Saturday, October 25, 2008

Book Report

[Totally Lit] A bunch of us from the marketing and editorial departments staffed City Weekly's booth at the Utah Humanities Council Book Festival today at the Main Library.

It ended up being a blast; I was able to engage in may own, private little internal fantasy that I was somehow connected to the literary world ("Here's the critically acclaimed novelist appearing at a book signing. Why, hello, miss: Shall I make this out to 'my No. 1 Fan'? Alrighty, then ...")

I also got to spend some time chatting with marketing intern Melissa Wiener, who is usually so busy out doing things for the paper that I rarely get to see her around the office. She's dynamic and interesting, and the booth was, just, totally gay that afternoon. We met a compassionate and energetic woman who does outreach for LGBT youth in the northern counties, helping the kids cope with their often brutally homophobic home and school lives without dropping out, committing suicide, or succumbing to other self-destructive behaviors. So she does important work but, as you can imagine, the larger community isn't always that appreciative. So we'll just keep the specifics on the DL here. Her husband did have a very nice shirt, though.

On the Hazards of Non-specific Questions

Another gentleman simply wanted to know, "So, what's it like working for City Weekly?" Probably, the guy, going from booth to booth, was just wondering who the hell we were, but by the time he got close enough to read the banner, it was too late--I had already greeted him--so he politely blurted out the most obvious question he could think of.

Little did he know that I'm retarded when it comes to small talk, and I have the tendency to over-interpret open-ended questions in such a way as to maximize their significance on every level. The question I heard was, "Would you please form a genuine personal connection with me, describing your own subjective workplace experience in vivid emotional detail, while also affirming my own value as a fellow human being, keeping in mind that you're also representing not only the paper, but the entire journalistic profession?" Yeah, and would you like me to do all this while juggling several brightly colored balls, humming Sousa's "Washington Post" march and standing on one foot?

Now, the poor guy was only being polite--but, under my own special brand of imaginary, self-imposed pressure, of course I felt unprepared: Where's my stack of Sarah Palin crib notes? If I tell people about the affection I have for my co-workers, people assume I'm feeding them a line of bullshit because, really, it's not very common in this world to love and admire the people you work with. (It's just that they've all been so kind and patient in putting up with my neuroses--perhaps because they're all a little nuts, too--and I'm grateful for that.) So, to avoid gushing, it was more like, "Well, you know, sir, independent media is so important in a democracy, especially now that everything else out there is run by giant media conglomerates, making the existence of non-corporate-controlled voices more crucial than ever ..." Which is also true, but probably sounded really, really canned.

What has the world come to when honesty and earnestness sound false? I refuse to make up a calculated answer ("Just between you and me, we've nearly succeeded in our sinister plan to turn Utah's youth into drunkards, perverts and sex maniacs") merely for the sake of sounding plausibly evil. But, come to think of it, that might at least have made this guy laugh.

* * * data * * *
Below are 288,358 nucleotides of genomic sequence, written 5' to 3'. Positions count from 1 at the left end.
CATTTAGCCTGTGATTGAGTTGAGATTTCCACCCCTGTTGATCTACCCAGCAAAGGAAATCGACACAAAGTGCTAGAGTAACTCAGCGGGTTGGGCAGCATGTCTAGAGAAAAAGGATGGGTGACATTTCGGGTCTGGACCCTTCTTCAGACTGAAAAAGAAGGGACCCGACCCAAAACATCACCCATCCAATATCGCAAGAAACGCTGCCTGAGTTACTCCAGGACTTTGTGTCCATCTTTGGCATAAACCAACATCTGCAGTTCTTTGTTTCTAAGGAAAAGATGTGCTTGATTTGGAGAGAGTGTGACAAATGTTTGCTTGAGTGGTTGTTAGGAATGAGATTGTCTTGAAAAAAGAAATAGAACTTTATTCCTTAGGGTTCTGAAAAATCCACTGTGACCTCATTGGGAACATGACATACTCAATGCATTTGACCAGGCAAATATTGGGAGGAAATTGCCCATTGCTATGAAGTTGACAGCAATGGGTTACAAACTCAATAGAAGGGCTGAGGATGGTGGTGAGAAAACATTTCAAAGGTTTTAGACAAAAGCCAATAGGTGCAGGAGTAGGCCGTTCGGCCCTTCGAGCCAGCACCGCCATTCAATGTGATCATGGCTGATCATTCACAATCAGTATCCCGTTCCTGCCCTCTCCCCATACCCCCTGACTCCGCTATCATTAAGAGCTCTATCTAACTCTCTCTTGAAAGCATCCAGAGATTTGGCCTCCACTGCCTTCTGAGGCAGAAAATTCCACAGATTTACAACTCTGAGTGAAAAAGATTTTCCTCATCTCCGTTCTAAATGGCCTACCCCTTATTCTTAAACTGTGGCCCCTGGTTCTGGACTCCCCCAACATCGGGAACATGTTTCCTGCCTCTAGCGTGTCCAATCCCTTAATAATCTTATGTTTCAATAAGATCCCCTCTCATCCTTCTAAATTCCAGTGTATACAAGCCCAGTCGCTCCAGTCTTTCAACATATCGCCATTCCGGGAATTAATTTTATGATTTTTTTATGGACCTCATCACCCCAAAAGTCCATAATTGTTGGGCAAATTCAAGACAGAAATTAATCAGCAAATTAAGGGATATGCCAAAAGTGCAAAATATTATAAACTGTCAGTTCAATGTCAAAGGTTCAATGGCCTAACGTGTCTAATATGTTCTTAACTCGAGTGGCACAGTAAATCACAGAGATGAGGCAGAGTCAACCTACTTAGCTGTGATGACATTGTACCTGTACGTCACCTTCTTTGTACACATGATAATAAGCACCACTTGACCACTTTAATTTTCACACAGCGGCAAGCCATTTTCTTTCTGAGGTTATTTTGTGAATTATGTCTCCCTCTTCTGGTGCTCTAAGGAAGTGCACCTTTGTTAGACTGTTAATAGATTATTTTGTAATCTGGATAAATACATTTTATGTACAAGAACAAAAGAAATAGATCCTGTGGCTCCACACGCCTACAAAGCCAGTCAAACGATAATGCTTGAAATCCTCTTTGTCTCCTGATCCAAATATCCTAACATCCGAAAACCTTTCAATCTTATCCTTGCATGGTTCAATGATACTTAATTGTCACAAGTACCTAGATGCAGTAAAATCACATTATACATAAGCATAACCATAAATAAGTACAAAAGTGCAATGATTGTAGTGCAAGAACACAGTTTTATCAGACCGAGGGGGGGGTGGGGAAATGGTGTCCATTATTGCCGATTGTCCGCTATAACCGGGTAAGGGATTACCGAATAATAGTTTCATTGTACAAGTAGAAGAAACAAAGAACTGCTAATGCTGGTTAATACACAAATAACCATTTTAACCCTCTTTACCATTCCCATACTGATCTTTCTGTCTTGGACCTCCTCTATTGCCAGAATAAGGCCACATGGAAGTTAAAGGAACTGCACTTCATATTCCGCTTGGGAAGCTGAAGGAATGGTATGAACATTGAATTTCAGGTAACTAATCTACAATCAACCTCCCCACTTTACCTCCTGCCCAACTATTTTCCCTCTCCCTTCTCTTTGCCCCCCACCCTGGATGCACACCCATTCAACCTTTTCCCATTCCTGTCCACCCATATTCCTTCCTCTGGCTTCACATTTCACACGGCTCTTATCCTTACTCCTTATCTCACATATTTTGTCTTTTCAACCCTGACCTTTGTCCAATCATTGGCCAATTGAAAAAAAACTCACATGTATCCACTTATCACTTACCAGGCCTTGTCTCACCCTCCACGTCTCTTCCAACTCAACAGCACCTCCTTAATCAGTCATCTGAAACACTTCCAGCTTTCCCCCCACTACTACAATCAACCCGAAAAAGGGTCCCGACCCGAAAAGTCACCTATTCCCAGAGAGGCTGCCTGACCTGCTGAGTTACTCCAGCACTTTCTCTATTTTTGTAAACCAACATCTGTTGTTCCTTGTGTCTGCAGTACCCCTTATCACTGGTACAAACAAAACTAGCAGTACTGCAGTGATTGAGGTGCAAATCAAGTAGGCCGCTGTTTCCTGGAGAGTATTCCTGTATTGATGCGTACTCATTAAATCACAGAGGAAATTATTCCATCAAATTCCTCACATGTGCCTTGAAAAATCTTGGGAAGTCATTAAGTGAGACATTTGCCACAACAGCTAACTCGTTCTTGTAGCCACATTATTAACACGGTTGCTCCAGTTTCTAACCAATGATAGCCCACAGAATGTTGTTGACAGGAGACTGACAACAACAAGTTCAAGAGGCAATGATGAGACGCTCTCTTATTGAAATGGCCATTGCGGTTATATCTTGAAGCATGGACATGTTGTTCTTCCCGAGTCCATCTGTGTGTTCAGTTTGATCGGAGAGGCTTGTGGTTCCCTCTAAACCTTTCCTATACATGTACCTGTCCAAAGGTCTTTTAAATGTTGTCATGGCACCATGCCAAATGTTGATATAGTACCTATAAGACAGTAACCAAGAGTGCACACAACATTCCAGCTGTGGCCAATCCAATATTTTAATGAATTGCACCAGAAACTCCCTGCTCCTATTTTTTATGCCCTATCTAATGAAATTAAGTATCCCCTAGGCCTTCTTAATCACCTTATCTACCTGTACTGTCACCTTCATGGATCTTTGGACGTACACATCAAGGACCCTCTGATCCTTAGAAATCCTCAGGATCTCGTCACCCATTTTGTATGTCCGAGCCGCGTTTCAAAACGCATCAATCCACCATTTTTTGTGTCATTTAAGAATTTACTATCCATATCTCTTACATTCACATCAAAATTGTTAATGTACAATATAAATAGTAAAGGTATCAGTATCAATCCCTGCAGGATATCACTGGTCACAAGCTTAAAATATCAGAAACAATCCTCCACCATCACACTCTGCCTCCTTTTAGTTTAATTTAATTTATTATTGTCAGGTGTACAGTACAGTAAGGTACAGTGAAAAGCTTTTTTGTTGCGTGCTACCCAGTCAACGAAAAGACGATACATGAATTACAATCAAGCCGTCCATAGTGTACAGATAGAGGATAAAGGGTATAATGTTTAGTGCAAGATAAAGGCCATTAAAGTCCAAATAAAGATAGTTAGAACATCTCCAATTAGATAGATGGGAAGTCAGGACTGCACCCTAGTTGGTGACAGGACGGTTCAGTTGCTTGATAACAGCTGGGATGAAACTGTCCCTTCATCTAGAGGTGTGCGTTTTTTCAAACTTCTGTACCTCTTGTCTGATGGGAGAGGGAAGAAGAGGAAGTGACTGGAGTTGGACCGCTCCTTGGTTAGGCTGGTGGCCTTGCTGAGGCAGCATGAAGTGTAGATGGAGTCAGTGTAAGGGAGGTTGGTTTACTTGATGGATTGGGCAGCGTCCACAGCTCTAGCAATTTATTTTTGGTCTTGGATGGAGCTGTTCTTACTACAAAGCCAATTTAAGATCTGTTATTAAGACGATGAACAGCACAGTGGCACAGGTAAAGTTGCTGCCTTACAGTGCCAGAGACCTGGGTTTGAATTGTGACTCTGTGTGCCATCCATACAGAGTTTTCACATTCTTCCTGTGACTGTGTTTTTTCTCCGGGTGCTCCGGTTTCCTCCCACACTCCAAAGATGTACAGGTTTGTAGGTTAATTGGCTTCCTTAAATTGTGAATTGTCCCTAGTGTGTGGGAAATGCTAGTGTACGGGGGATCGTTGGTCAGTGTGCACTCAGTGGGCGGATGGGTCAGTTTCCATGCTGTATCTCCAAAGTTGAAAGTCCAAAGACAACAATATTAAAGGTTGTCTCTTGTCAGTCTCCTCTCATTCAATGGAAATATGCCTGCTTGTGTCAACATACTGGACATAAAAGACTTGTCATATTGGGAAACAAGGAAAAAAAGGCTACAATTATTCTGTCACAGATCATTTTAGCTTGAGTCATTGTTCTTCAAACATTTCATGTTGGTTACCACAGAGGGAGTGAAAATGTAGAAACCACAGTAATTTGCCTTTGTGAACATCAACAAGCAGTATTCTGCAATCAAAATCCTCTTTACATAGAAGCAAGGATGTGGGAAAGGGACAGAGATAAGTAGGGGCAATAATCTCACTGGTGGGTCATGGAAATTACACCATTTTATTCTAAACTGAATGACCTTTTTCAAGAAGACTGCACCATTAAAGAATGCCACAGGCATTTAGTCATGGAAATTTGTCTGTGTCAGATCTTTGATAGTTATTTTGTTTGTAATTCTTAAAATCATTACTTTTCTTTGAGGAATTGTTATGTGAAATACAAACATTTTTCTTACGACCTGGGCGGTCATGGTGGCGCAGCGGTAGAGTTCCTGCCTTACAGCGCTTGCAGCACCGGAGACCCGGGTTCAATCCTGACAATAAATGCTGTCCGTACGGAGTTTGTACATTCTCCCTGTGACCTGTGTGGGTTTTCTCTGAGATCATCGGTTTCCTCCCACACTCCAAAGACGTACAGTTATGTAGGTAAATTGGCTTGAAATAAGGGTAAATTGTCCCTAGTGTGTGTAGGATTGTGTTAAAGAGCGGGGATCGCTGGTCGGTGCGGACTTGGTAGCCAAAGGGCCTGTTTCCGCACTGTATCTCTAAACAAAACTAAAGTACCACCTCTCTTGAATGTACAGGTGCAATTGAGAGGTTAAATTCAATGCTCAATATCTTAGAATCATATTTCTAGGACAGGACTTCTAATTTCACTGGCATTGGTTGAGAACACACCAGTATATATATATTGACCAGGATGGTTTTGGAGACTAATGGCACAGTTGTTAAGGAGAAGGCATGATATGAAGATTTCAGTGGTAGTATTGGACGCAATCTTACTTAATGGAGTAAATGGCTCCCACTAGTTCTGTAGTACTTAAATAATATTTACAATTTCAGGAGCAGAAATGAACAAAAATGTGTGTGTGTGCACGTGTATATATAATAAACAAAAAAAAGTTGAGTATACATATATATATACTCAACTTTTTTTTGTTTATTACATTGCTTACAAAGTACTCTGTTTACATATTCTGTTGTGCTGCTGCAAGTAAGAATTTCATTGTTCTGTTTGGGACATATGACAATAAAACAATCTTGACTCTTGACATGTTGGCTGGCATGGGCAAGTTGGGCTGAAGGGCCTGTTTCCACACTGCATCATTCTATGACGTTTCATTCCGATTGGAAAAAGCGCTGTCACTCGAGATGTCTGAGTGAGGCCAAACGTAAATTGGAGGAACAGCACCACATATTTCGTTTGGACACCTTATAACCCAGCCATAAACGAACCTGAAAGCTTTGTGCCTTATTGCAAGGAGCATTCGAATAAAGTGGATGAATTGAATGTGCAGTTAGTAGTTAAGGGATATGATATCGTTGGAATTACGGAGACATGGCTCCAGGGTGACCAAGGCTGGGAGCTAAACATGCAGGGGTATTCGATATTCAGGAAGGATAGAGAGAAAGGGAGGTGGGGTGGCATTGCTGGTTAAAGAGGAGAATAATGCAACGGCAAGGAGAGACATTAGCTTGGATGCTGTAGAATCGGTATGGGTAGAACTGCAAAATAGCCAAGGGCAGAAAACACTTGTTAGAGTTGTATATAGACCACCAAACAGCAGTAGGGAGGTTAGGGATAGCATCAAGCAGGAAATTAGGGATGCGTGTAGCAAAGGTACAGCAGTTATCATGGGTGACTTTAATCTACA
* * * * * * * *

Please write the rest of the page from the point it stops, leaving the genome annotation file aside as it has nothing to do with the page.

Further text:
Sanders and Weller Reveal the Shocking Truth

After helping Wiener close up the booth, City Weekly managing editor Jerre Wroble and I went to a conference room where Tony Weller and Ken Sanders were doing an "Antique Book Roadshow" thing. Interestingly, though, hardly anybody brought books to be appraised, so it turned into a kind of Q&A panel discussion about the rare-book business, which was very entertaining indeed. Both Sanders and Weller have such strong opinions and vivid personalities, and they bounce so well off one another, that the conversation crackled and sparked for the entire hour. They should have their own TV show.

They discussed their strategies for dealing with book thieves: The meth-heads and women with baby strollers who steal books apparently don't realize what a small world independent bookselling has become. All these dealers know each other. So, if you steal a book from Sam Weller's and try to resell it at Ken Sanders', you shouldn't be surprised if Sanders develops an inkling of what's going on. They have their own ways of dealing with such situations, but it was the first time I ever considered that bookselling consists of more than just sitting among one's leather-bound tomes with a pipe and a snifter of cognac, discussing high-minded matters in low-amplitude tones with the endearingly quirky intellectuals who frequent your shop ("Did you get that first-edition E.M. Forster in?" "Not yet, but you should see this illuminated Chaucer. Just look at the condition of that vellum!"). Evidently, there is also quite an exciting cops-and-robbers aspect to the book biz.

I also learned that Mark Hoffman's forged inscriptions continue to crop up with some regularity, even though Hoffman's been out of business for some time. And, considering Hoffman's fascinating criminal history, there may even be a market for Hoffman forgeries as forgeries. Now I'm wondering whether or not anybody has ever forged a Hoffman forgery. What a twisted world! And so veddy, veddy interesting.

(Brandon Burt)

No comments:

Post a Comment

Note: Only a member of this blog may post a comment.